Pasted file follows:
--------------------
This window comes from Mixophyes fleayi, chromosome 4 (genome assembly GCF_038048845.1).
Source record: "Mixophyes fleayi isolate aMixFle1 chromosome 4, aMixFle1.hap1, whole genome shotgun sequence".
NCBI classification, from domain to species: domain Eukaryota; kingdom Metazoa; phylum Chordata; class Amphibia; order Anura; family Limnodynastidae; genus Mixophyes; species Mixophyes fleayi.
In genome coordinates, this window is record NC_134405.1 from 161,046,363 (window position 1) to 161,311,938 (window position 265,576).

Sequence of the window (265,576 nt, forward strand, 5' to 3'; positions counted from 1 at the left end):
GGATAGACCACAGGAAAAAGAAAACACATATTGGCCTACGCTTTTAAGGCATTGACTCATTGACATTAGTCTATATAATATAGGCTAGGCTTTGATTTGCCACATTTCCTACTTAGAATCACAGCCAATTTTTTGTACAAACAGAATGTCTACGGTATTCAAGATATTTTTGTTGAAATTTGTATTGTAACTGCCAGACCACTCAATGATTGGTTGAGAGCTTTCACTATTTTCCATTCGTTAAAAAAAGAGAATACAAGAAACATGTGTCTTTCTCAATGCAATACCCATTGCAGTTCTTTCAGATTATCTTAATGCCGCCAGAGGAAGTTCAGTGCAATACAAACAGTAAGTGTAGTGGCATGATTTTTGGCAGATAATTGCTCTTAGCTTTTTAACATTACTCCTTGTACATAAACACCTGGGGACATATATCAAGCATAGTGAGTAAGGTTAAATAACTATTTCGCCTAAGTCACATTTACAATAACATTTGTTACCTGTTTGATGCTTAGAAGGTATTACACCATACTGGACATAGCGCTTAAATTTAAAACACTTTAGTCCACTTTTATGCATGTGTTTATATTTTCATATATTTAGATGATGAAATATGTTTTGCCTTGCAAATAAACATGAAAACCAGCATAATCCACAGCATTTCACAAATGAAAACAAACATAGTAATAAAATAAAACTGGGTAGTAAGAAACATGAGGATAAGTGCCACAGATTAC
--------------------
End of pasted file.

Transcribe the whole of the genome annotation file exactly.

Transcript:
This window comes from Mixophyes fleayi, chromosome 4 (genome assembly GCF_038048845.1).
Source record: "Mixophyes fleayi isolate aMixFle1 chromosome 4, aMixFle1.hap1, whole genome shotgun sequence".
NCBI classification, from domain to species: domain Eukaryota; kingdom Metazoa; phylum Chordata; class Amphibia; order Anura; family Limnodynastidae; genus Mixophyes; species Mixophyes fleayi.
In genome coordinates, this window is record NC_134405.1 from 161,046,363 (window position 1) to 161,311,938 (window position 265,576).

Sequence of the window (265,576 nt, forward strand, 5' to 3'; positions counted from 1 at the left end):
GGATAGACCACAGGAAAAAGAAAACACATATTGGCCTACGCTTTTAAGGCATTGACTCATTGACATTAGTCTATATAATATAGGCTAGGCTTTGATTTGCCACATTTCCTACTTAGAATCACAGCCAATTTTTTGTACAAACAGAATGTCTACGGTATTCAAGATATTTTTGTTGAAATTTGTATTGTAACTGCCAGACCACTCAATGATTGGTTGAGAGCTTTCACTATTTTCCATTCGTTAAAAAAAGAGAATACAAGAAACATGTGTCTTTCTCAATGCAATACCCATTGCAGTTCTTTCAGATTATCTTAATGCCGCCAGAGGAAGTTCAGTGCAATACAAACAGTAAGTGTAGTGGCATGATTTTTGGCAGATAATTGCTCTTAGCTTTTTAACATTACTCCTTGTACATAAACACCTGGGGACATATATCAAGCATAGTGAGTAAGGTTAAATAACTATTTCGCCTAAGTCACATTTACAATAACATTTGTTACCTGTTTGATGCTTAGAAGGTATTACACCATACTGGACATAGCGCTTAAATTTAAAACACTTTAGTCCACTTTTATGCATGTGTTTATATTTTCATATATTTAGATGATGAAATATGTTTTGCCTTGCAAATAAACATGAAAACCAGCATAATCCACAGCATTTCACAAATGAAAACAAACATAGTAATAAAATAAAACTGGGTAGTAAGAAACATGAGGATAAGTGCCACAGATTAC